<number>
Specifies the speaking rate in words per minute, a quantity that varies somewhat by language but is nevertheless widely supported by speech synthesizers.
x-slow
Same as 80 words per minute.
slow
Same as 120 words per minute
medium
Same as 180 - 200 words per minute.
fast
Same as 300 words per minute.
x-fast
Same as 500 words per minute.
faster
Adds 40 words per minute to the current speech rate.
slower
Subtracts 40 words per minutes from the current speech rate.
Name: voice-family
Value:[[<specific-voice> | <generic-voice> ],]* [<specific-voice> | <generic-voice> ] | inherit
Initial:depends on user agent
Applies to:all elements
Inherited:yes
Percentages:N/A
Media:aural
Computed value:as specified

The value is a comma-separated, prioritized list of voice family names (compare with 'font-family'). Values have the following meanings:

<generic-voice>
Values are voice families. Possible values are 'male', 'female', and 'child'.
<specific-voice>
Values are specific instances (e.g., comedian, trinoids, carlos, lani).

Example(s):

h1 { voice-family: announcer, male }
p.part.romeo  { voice-family: romeo, male }
p.part.juliet { voice-family: juliet, female }

Names of specific voices may be quoted, and indeed must be quoted if any of the words that make up the name does not conform to the syntax rules for identifiers. It is also recommended to quote specific voices with a name consisting of more than one word. If quoting is omitted, any white space characters before and after the voice family name are ignored and any sequence of white space characters inside the voice family name is converted to a single space.

Name: pitch
Value:<frequency> | x-low | low | medium | high | x-high | inherit
Initial:medium
Applies to:all elements
Inherited:yes
Percentages:N/A
Media:aural
Computed value:frequency

Specifies the average pitch (a frequency) of the speaking voice. The average pitch of a voice depends on the voice family. For example, the average pitch for a standard male voice is around 120Hz, but for a female voice, it's around 210Hz.

Values have the following meanings:

<frequency>
Specifies the average pitch of the speaking voice in hertz (Hz).
x-low, low, medium, high, x-high
These values do not map to absolute frequencies since these values depend on the voice family. User agents should map these values to appropriate frequencies based on the voice family and user environment. However, user agents must map these values in order (i.e., 'x-low' is a lower frequency than 'low', etc.).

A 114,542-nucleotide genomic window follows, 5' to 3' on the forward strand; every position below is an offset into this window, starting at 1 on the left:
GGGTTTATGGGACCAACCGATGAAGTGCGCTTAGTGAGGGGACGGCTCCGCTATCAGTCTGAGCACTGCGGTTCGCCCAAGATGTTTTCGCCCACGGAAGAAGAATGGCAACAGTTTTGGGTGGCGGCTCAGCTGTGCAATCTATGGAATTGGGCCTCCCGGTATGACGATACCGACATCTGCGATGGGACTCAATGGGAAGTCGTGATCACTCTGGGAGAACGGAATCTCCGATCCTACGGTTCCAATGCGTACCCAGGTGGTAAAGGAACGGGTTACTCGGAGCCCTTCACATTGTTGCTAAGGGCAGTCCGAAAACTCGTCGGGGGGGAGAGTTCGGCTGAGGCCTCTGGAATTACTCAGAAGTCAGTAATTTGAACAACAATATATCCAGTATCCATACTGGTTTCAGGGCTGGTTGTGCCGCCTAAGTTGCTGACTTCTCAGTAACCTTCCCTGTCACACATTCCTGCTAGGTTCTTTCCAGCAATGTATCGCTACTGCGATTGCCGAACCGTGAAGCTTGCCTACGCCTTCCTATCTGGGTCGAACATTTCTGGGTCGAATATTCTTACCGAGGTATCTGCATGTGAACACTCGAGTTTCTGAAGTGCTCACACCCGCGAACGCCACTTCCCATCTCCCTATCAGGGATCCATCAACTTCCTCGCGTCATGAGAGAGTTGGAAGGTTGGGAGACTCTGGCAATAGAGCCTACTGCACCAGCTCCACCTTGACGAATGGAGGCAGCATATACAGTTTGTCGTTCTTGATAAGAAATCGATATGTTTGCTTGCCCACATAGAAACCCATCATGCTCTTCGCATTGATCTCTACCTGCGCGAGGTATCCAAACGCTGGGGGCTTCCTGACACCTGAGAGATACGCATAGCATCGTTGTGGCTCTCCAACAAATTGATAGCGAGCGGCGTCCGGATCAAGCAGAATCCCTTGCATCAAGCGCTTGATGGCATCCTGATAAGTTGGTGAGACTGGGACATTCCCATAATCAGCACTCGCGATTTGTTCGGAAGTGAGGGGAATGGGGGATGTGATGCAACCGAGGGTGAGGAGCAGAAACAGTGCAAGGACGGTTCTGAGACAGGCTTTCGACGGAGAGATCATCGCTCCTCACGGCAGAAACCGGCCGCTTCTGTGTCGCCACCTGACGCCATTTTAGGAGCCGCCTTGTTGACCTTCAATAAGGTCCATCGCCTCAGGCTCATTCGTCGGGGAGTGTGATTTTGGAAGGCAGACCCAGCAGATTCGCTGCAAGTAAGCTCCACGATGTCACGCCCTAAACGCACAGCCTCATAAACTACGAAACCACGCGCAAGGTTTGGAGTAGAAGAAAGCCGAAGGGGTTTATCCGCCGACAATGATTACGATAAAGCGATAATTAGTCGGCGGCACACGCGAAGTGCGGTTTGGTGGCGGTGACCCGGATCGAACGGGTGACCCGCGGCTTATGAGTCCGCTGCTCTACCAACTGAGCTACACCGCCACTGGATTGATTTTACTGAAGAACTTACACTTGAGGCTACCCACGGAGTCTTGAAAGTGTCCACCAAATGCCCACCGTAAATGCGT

Name: pitch-range
Value:<number> | inherit
Initial:50
Applies to:all elements
Inherited:yes
Percentages:N/A
Media:aural
Computed value:as specified

Specifies variation in average pitch. The perceived pitch of a human voice is determined by the fundamental frequency and typically has a value of 120Hz for a male voice and 210Hz for a female voice. Human languages are spoken with varying inflection and pitch; these variations convey additional meaning and emphasis. Thus, a highly animated voice, i.e., one that is heavily inflected, displays a high pitch range. This property specifies the range over which these variations occur, i.e., how much the fundamental frequency may deviate from the average pitch.

Values have the following meanings:

<number>
A value between '0' and '100'. A pitch range of '0' produces a flat, monotonic voice. A pitch range of 50 produces normal inflection. Pitch ranges greater than 50 produce animated voices.
Name: stress
Value:<number> | inherit
Initial:50
Applies to:all elements
Inherited:yes
Percentages:N/A
Media:aural
Computed value:as specified

Specifies the height of "local peaks" in the intonation contour of a voice. For example, English is a stressed language, and different parts of a sentence are assigned primary, secondary, or tertiary stress. The value of 'stress' controls the amount of inflection that results from these stress markers. This property is a companion to the 'pitch-range' property and is provided to allow developers to exploit higher-end auditory displays.

Values have the following meanings:

<number>
A value, between '0' and '100'. The meaning of values depends on the language being spoken. For example, a level of '50' for a standard, English-speaking male voice (average pitch = 122Hz), speaking with normal intonation and emphasis would have a different meaning than '50' for an Italian voice.
Name: richness
Value:<number> | inherit
Initial:50
Applies to:all elements
Inherited:yes
Percentages:N/A
Media:aural
Computed value:as specified

Specifies the richness, or brightness, of the speaking voice. A rich voice will "carry" in a large room, a smooth voice will not. (The term "smooth" refers to how the wave form looks when drawn.)

Values have the following meanings:

<number>
A value between '0' and '100'. The higher the value, the more the voice will carry. A lower value will produce a soft, mellifluous voice.

A.10 Speech properties: 'speak-punctuation' and 'speak-numeral'

An additional speech property, 'speak-header', is described below.

Name: speak-punctuation
Value:code | none | inherit
Initial:none
Applies to:all elements
Inherited:yes
Percentages:N/A
Media:aural
Computed value:as specified

This property specifies how punctuation is spoken. Values have the following meanings:

code
Punctuation such as semicolons, braces, and so on are to be spoken literally.
none
Punctuation is not to be spoken, but instead rendered naturally as various pauses.
Name: speak-numeral